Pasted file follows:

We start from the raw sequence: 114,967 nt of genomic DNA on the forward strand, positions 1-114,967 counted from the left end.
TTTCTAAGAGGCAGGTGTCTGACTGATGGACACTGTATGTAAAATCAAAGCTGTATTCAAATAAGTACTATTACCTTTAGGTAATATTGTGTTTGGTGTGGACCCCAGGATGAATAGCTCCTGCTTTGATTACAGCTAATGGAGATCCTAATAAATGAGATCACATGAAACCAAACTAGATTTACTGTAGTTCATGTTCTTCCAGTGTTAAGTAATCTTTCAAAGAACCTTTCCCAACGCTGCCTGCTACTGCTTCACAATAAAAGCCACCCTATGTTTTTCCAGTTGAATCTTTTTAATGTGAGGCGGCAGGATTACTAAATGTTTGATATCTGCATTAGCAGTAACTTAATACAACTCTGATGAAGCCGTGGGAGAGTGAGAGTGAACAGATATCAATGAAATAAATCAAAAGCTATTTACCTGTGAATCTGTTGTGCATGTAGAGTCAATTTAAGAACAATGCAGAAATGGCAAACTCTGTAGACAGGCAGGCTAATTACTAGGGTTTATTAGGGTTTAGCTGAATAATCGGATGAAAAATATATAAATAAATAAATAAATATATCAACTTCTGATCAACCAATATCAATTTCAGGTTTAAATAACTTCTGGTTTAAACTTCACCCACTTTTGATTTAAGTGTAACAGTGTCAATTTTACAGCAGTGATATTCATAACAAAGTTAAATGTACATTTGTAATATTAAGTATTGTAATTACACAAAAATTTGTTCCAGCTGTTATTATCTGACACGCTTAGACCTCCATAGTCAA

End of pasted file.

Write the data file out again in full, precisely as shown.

We start from the raw sequence: 114,967 nt of genomic DNA on the forward strand, positions 1-114,967 counted from the left end.
TTTCTAAGAGGCAGGTGTCTGACTGATGGACACTGTATGTAAAATCAAAGCTGTATTCAAATAAGTACTATTACCTTTAGGTAATATTGTGTTTGGTGTGGACCCCAGGATGAATAGCTCCTGCTTTGATTACAGCTAATGGAGATCCTAATAAATGAGATCACATGAAACCAAACTAGATTTACTGTAGTTCATGTTCTTCCAGTGTTAAGTAATCTTTCAAAGAACCTTTCCCAACGCTGCCTGCTACTGCTTCACAATAAAAGCCACCCTATGTTTTTCCAGTTGAATCTTTTTAATGTGAGGCGGCAGGATTACTAAATGTTTGATATCTGCATTAGCAGTAACTTAATACAACTCTGATGAAGCCGTGGGAGAGTGAGAGTGAACAGATATCAATGAAATAAATCAAAAGCTATTTACCTGTGAATCTGTTGTGCATGTAGAGTCAATTTAAGAACAATGCAGAAATGGCAAACTCTGTAGACAGGCAGGCTAATTACTAGGGTTTATTAGGGTTTAGCTGAATAATCGGATGAAAAATATATAAATAAATAAATAAATATATCAACTTCTGATCAACCAATATCAATTTCAGGTTTAAATAACTTCTGGTTTAAACTTCACCCACTTTTGATTTAAGTGTAACAGTGTCAATTTTACAGCAGTGATATTCATAACAAAGTTAAATGTACATTTGTAATATTAAGTATTGTAATTACACAAAAATTTGTTCCAGCTGTTATTATCTGACACGCTTAGACCTCCATAGTCAA